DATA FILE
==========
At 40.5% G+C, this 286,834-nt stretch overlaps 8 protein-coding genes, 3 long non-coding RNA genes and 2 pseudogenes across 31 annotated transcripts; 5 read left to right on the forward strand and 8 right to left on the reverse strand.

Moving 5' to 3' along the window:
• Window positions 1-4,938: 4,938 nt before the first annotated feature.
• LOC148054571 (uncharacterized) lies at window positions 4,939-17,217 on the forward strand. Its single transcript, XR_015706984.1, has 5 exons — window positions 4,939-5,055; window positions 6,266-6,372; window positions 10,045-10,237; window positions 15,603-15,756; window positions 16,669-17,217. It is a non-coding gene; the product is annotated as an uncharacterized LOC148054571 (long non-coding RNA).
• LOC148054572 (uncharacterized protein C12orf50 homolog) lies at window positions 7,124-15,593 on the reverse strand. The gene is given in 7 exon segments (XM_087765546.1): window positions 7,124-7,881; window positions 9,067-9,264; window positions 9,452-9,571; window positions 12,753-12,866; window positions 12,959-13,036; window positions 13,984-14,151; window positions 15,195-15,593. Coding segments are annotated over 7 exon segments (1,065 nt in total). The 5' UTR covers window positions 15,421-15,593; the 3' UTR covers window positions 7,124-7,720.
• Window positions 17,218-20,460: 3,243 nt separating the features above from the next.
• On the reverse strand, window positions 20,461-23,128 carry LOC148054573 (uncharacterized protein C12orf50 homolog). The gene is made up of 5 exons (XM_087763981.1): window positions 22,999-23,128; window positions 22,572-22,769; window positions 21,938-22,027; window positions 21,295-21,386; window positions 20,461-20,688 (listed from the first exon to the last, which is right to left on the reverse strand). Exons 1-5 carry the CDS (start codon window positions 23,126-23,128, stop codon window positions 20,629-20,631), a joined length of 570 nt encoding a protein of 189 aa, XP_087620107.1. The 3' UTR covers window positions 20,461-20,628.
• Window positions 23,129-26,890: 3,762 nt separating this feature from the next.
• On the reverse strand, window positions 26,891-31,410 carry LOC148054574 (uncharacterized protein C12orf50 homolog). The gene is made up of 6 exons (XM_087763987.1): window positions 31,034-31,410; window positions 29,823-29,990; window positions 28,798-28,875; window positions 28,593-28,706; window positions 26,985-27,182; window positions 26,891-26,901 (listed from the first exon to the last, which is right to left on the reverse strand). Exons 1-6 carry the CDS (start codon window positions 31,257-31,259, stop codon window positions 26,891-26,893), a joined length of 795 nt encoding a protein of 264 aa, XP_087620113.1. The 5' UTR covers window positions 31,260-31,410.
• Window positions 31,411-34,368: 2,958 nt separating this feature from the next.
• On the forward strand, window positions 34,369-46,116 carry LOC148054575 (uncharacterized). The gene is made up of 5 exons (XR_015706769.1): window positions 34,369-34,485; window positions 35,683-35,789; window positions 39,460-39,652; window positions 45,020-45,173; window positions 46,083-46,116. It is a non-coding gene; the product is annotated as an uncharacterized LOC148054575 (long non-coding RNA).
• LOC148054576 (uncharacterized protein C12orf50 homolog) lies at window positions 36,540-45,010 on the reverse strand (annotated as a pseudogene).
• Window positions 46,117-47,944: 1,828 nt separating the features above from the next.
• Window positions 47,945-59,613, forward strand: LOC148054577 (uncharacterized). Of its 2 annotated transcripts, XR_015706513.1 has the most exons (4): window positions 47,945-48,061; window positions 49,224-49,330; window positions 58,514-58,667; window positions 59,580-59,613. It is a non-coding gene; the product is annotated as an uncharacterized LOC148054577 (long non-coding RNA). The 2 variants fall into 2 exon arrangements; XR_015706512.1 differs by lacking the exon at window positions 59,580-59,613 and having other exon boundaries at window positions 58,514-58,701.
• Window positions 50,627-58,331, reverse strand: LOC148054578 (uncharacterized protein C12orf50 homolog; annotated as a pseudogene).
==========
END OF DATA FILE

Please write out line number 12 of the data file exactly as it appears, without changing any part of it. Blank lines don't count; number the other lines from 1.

• LOC148054576 (uncharacterized protein C12orf50 homolog) lies at window positions 36,540-45,010 on the reverse strand (annotated as a pseudogene).